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In an age of toxic fandom, The Incredibles 2 still holds out hope

The film presents that rare commodity: A genuine enthusiast

Disney Pixar

[Warning: this post contains major spoilers for The Incredibles 2]

Beneath all the warm nostalgia and animation spectacle of Incredibles 2 is a knotted ball of thematic messages. The strangest and most topical of them has less to do with the superheroes in play and much more to do with the people surrounding them. With Bob Odenkirk’s character Winston Deavor, Incredibles 2 gave us a genuinely hopeful look at the concept of fandom, and it couldn’t have come at a better time.

From the start, Winston is a character we’re not supposed to trust. He comes into the picture as an opportunist, jumping ecstatically from his luxury limousine into the chaos caused by the villainous Underminer — seemingly oblivious to the fact that the Incredibles themselves are causing much more destruction than they are preventing.

Later, at a meeting he organizes between his sister, Evelyn, and our three adult heroes, Frozone, Elastigirl, and Mr. Incredible, Winston sports all the hallmarks of a classic duplicitous billionaire: a clean suit, a fast-talking sales pitch, and an overeager grin. It’s made even worse by Evelyn, who is decidedly not that; she’s laid back and detached, oozing with a sort of carefully cultivated cynicism that makes her feel like the trust-worthy level head of the duo.

Winston has even more going against him when you consider the franchise itself. The Incredibles positioned its villain, Syndrome, as the ultimate example of a fan who broke bad. Buck-toothed wannabe sidekick Buddy Pine displayed all the same passion and naked enthusiasm as Winston, in a slightly less polished package. In the world of Incredibles, the naked passion and obsession of the self professed fanboy is something to be scrutinized and distrusted, so of course our hackles start to rise the second Winston starts toe-tapping an a capella rendition of Mr. Incredible’s vintage theme song to him.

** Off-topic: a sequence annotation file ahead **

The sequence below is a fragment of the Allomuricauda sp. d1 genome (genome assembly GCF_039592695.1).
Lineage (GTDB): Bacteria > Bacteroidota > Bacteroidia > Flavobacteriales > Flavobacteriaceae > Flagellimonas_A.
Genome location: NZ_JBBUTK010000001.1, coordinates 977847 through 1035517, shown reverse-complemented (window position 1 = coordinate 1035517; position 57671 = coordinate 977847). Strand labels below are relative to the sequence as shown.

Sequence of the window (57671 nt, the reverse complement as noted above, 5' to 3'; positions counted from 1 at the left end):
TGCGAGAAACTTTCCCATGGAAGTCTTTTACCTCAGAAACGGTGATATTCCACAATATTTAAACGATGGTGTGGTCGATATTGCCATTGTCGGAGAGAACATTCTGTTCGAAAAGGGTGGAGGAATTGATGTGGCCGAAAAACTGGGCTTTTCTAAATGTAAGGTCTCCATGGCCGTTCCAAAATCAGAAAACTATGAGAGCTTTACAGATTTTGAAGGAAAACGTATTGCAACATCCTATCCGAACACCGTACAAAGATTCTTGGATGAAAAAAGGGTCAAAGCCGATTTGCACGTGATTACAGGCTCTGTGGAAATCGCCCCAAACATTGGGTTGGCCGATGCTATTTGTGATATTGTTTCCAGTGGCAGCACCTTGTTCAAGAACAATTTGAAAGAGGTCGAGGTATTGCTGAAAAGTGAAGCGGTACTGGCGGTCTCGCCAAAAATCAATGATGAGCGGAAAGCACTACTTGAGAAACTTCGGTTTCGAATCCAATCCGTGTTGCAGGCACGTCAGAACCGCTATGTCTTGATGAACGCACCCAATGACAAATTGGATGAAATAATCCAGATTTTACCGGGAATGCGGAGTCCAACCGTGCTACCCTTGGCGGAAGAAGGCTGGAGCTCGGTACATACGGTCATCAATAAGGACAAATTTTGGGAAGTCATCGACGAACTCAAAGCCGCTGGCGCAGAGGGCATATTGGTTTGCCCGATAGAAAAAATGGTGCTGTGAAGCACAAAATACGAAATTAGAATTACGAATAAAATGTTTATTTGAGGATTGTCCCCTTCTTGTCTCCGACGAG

Disney Pixar

But Syndrome’s villainous turn fourteen years gone isn’t the only reason we’re innately skeptical of the passionate fan. Pop culture has been running with the trope of the passionate nerd-turned-megalomaniac for decades, especially in the realm of superhero stories. Characters like Superboy Prime of DC Comics fame were spun-up as transparent stand-ins for voice-cracking super-nerds who nearly tear their fictional universes apart when their own stories didn’t meet their specific demands. In some incarnations, even top-tier villains like the Joker are portrayed as fans gone wrong, spurned to violence and megalomania just to get the attention or maintain the purity of their “favorite” things.

And then there’s reality. The parable of the entitled fan predates the boom of social media, but platforms like Twitter, Tumblr, and YouTube have made the voices of the distrungled nerd louder and more obvious than ever. Perhaps fourteen years ago, Syndrome’s inevitable collision course with villainy was a surprise to audiences who, in their daily lives, wouldn’t come into contact with the archetype he represented all that often, but now? Upset fans are making headlines on a practically weekly basis.